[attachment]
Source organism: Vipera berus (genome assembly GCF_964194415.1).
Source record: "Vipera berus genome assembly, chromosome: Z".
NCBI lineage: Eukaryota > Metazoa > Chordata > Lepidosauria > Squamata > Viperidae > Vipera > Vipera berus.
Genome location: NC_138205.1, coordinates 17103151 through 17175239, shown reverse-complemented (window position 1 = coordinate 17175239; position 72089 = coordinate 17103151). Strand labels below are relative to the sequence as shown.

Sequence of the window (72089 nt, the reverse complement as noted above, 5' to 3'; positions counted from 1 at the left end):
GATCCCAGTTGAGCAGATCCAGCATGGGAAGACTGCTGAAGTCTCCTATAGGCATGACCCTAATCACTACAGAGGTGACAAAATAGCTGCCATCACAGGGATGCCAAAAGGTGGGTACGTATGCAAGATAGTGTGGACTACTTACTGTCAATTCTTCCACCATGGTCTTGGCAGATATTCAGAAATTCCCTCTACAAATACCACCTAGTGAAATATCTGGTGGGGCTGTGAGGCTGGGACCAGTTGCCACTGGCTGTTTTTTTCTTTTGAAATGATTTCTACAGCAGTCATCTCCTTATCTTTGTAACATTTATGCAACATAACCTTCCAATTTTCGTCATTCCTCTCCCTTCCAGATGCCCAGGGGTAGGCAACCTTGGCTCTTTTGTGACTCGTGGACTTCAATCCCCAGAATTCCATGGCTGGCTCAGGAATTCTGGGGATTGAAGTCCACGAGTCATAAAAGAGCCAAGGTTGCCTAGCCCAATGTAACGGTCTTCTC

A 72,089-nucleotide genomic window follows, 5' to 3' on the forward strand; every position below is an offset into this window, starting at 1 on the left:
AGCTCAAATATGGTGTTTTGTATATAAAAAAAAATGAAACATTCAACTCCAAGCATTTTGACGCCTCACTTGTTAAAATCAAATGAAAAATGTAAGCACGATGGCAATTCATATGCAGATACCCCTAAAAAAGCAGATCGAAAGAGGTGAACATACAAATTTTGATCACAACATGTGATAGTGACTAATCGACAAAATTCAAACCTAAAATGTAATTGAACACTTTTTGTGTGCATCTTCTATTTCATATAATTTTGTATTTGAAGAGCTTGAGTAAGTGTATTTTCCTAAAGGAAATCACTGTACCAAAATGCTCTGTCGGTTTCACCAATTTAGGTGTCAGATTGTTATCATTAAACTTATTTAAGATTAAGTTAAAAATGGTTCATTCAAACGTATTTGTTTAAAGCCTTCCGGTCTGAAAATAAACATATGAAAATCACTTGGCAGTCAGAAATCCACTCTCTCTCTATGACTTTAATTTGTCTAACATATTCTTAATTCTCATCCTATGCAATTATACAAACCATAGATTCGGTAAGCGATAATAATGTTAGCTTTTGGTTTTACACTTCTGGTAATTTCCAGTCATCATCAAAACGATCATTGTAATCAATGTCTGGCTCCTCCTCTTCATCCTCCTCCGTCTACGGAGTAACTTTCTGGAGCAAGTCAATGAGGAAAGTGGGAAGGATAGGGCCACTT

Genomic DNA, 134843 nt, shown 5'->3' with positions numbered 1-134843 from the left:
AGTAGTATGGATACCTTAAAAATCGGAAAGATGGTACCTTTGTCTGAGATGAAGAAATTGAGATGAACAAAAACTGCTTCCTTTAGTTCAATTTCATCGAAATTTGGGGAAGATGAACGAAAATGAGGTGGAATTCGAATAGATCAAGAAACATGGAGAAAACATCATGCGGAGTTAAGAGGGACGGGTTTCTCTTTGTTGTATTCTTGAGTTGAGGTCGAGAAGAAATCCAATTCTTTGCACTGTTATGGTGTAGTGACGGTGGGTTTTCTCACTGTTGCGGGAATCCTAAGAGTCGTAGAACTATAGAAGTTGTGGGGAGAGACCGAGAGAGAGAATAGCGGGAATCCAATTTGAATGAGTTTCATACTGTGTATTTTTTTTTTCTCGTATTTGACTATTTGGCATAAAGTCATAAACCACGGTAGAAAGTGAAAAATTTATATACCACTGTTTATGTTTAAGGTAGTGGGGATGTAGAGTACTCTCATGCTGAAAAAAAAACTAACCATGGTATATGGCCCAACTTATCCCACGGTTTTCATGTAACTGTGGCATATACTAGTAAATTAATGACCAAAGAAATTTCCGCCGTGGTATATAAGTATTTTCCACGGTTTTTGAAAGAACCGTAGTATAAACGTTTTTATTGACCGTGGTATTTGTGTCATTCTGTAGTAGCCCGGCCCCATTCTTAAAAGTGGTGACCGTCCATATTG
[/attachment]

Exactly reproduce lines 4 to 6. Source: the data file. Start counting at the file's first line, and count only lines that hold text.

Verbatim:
Genome location: NC_138205.1, coordinates 17103151 through 17175239, shown reverse-complemented (window position 1 = coordinate 17175239; position 72089 = coordinate 17103151). Strand labels below are relative to the sequence as shown.

Sequence of the window (72089 nt, the reverse complement as noted above, 5' to 3'; positions counted from 1 at the left end):
GATCCCAGTTGAGCAGATCCAGCATGGGAAGACTGCTGAAGTCTCCTATAGGCATGACCCTAATCACTACAGAGGTGACAAAATAGCTGCCATCACAGGGATGCCAAAAGGTGGGTACGTATGCAAGATAGTGTGGACTACTTACTGTCAATTCTTCCACCATGGTCTTGGCAGATATTCAGAAATTCCCTCTACAAATACCACCTAGTGAAATATCTGGTGGGGCTGTGAGGCTGGGACCAGTTGCCACTGGCTGTTTTTTTCTTTTGAAATGATTTCTACAGCAGTCATCTCCTTATCTTTGTAACATTTATGCAACATAACCTTCCAATTTTCGTCATTCCTCTCCCTTCCAGATGCCCAGGGGTAGGCAACCTTGGCTCTTTTGTGACTCGTGGACTTCAATCCCCAGAATTCCATGGCTGGCTCAGGAATTCTGGGGATTGAAGTCCACGAGTCATAAAAGAGCCAAGGTTGCCTAGCCCAATGTAACGGTCTTCTC